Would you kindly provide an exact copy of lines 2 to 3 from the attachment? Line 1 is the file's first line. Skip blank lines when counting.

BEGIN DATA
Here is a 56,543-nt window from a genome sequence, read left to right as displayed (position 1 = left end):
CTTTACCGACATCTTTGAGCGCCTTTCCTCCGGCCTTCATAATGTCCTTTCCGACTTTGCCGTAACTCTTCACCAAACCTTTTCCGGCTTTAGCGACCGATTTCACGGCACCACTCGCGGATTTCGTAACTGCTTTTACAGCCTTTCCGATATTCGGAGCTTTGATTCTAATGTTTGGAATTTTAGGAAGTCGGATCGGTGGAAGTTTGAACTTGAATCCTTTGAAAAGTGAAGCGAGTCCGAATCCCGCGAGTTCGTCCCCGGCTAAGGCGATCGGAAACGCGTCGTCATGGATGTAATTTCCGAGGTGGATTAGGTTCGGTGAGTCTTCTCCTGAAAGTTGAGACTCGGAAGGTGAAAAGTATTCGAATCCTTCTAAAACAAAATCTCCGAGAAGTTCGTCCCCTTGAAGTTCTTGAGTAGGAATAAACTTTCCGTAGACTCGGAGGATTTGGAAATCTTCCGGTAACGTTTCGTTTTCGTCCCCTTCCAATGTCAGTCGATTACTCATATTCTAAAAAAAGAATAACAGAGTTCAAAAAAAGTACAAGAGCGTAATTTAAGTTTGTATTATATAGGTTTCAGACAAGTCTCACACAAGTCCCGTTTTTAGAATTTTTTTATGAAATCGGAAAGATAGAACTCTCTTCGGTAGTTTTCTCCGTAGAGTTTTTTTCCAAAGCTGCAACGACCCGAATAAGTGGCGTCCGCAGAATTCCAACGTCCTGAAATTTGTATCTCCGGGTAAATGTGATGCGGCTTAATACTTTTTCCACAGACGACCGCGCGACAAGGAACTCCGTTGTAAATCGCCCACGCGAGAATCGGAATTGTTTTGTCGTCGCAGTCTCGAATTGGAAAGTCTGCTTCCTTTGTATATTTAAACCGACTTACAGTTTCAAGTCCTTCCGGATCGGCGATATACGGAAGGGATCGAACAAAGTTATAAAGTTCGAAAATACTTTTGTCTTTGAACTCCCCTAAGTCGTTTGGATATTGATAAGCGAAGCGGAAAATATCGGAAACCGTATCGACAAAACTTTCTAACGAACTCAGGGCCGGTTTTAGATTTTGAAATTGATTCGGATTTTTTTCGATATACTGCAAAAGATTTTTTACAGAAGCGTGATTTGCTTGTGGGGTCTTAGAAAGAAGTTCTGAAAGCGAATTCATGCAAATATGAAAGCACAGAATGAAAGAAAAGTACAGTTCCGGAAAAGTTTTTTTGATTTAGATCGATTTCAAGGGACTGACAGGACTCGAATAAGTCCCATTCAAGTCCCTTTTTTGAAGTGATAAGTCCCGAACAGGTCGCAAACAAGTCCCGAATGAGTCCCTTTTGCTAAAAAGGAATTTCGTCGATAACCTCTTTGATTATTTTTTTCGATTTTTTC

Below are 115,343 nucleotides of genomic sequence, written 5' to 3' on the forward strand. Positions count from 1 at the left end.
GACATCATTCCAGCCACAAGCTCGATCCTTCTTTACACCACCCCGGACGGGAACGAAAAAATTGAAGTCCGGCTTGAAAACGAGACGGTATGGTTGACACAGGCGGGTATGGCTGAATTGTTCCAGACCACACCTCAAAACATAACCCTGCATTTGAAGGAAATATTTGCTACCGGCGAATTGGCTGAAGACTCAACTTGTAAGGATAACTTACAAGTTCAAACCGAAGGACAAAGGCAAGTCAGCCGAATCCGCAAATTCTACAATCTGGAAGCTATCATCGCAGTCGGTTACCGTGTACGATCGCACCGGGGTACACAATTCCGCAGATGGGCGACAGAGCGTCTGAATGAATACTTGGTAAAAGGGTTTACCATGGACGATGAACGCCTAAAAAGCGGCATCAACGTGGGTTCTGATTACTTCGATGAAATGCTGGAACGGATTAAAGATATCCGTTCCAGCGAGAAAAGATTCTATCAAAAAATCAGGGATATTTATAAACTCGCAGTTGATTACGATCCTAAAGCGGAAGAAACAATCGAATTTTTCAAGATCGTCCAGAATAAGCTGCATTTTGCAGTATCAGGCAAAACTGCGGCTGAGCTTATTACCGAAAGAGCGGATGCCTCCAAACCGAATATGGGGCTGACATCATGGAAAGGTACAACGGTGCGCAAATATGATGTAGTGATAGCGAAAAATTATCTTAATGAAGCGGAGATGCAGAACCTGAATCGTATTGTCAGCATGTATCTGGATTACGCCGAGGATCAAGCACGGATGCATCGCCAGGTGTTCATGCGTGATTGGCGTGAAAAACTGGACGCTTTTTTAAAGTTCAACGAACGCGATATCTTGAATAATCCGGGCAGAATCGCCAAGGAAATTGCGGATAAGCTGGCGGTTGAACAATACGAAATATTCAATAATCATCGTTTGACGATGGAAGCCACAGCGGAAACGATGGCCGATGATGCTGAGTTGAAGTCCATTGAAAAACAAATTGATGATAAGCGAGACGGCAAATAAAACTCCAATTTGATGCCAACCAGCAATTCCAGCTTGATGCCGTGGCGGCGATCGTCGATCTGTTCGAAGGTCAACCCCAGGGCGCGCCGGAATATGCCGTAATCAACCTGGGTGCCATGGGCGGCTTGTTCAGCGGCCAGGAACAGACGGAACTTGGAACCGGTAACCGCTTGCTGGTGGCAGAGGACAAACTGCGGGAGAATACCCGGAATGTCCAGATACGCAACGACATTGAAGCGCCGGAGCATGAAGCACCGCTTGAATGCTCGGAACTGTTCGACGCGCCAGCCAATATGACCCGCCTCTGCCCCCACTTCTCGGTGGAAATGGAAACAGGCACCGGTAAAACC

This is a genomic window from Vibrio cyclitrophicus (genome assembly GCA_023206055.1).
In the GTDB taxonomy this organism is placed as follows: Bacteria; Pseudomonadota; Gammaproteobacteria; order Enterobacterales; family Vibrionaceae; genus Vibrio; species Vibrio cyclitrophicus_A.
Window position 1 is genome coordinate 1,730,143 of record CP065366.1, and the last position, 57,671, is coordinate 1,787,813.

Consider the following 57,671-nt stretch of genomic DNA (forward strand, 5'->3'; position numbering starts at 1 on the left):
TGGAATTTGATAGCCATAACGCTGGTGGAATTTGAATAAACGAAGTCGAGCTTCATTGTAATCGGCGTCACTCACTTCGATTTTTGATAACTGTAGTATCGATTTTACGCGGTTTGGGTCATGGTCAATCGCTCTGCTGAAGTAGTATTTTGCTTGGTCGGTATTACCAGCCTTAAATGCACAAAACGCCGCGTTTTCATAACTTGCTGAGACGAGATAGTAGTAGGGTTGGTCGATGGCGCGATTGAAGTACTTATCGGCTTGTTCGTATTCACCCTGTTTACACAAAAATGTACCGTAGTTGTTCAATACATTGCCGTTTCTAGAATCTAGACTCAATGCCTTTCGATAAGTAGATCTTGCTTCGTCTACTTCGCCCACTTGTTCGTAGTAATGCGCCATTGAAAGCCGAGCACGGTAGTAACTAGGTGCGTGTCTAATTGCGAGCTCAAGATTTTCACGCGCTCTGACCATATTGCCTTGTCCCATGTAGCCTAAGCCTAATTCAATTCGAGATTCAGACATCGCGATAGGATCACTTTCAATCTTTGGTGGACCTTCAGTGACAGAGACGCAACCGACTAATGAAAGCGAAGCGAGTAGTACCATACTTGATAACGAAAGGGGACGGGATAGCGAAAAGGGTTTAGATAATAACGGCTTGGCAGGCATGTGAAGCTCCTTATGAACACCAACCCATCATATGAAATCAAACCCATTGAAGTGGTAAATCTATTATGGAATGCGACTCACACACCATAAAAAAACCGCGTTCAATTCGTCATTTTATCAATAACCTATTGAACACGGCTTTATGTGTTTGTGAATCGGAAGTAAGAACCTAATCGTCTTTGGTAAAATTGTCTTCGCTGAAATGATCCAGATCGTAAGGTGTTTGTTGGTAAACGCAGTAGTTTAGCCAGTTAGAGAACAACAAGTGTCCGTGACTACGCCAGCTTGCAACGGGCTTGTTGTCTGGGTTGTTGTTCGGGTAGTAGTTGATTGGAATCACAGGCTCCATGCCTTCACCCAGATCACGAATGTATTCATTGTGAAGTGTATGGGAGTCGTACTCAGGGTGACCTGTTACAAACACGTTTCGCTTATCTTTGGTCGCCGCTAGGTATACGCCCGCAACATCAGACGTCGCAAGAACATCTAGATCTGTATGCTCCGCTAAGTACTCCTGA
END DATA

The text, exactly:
CTTTACCGACATCTTTGAGCGCCTTTCCTCCGGCCTTCATAATGTCCTTTCCGACTTTGCCGTAACTCTTCACCAAACCTTTTCCGGCTTTAGCGACCGATTTCACGGCACCACTCGCGGATTTCGTAACTGCTTTTACAGCCTTTCCGATATTCGGAGCTTTGATTCTAATGTTTGGAATTTTAGGAAGTCGGATCGGTGGAAGTTTGAACTTGAATCCTTTGAAAAGTGAAGCGAGTCCGAATCCCGCGAGTTCGTCCCCGGCTAAGGCGATCGGAAACGCGTCGTCATGGATGTAATTTCCGAGGTGGATTAGGTTCGGTGAGTCTTCTCCTGAAAGTTGAGACTCGGAAGGTGAAAAGTATTCGAATCCTTCTAAAACAAAATCTCCGAGAAGTTCGTCCCCTTGAAGTTCTTGAGTAGGAATAAACTTTCCGTAGACTCGGAGGATTTGGAAATCTTCCGGTAACGTTTCGTTTTCGTCCCCTTCCAATGTCAGTCGATTACTCATATTCTAAAAAAAGAATAACAGAGTTCAAAAAAAGTACAAGAGCGTAATTTAAGTTTGTATTATATAGGTTTCAGACAAGTCTCACACAAGTCCCGTTTTTAGAATTTTTTTATGAAATCGGAAAGATAGAACTCTCTTCGGTAGTTTTCTCCGTAGAGTTTTTTTCCAAAGCTGCAACGACCCGAATAAGTGGCGTCCGCAGAATTCCAACGTCCTGAAATTTGTATCTCCGGGTAAATGTGATGCGGCTTAATACTTTTTCCACAGACGACCGCGCGACAAGGAACTCCGTTGTAAATCGCCCACGCGAGAATCGGAATTGTTTTGTCGTCGCAGTCTCGAATTGGAAAGTCTGCTTCCTTTGTATATTTAAACCGACTTACAGTTTCAAGTCCTTCCGGATCGGCGATATACGGAAGGGATCGAACAAAGTTATAAAGTTCGAAAATACTTTTGTCTTTGAACTCCCCTAAGTCGTTTGGATATTGATAAGCGAAGCGGAAAATATCGGAAACCGTATCGACAAAACTTTCTAACGAACTCAGGGCCGGTTTTAGATTTTGAAATTGATTCGGATTTTTTTCGATATACTGCAAAAGATTTTTTACAGAAGCGTGATTTGCTTGTGGGGTCTTAGAAAGAAGTTCTGAAAGCGAATTCATGCAAATATGAAAGCACAGAATGAAAGAAAAGTACAGTTCCGGAAAAGTTTTTTTGATTTAGATCGATTTCAAGGGACTGACAGGACTCGAATAAGTCCCATTCAAGTCCCTTTTTTGAAGTGATAAGTCCCGAACAGGTCGCAAACAAGTCCCGAATGAGTCCCTTTTGCTAAAAAGGAATTTCGTCGATAACCTCTTTGATTATTTTTTTCGATTTTTTC

Below are 115,343 nucleotides of genomic sequence, written 5' to 3' on the forward strand. Positions count from 1 at the left end.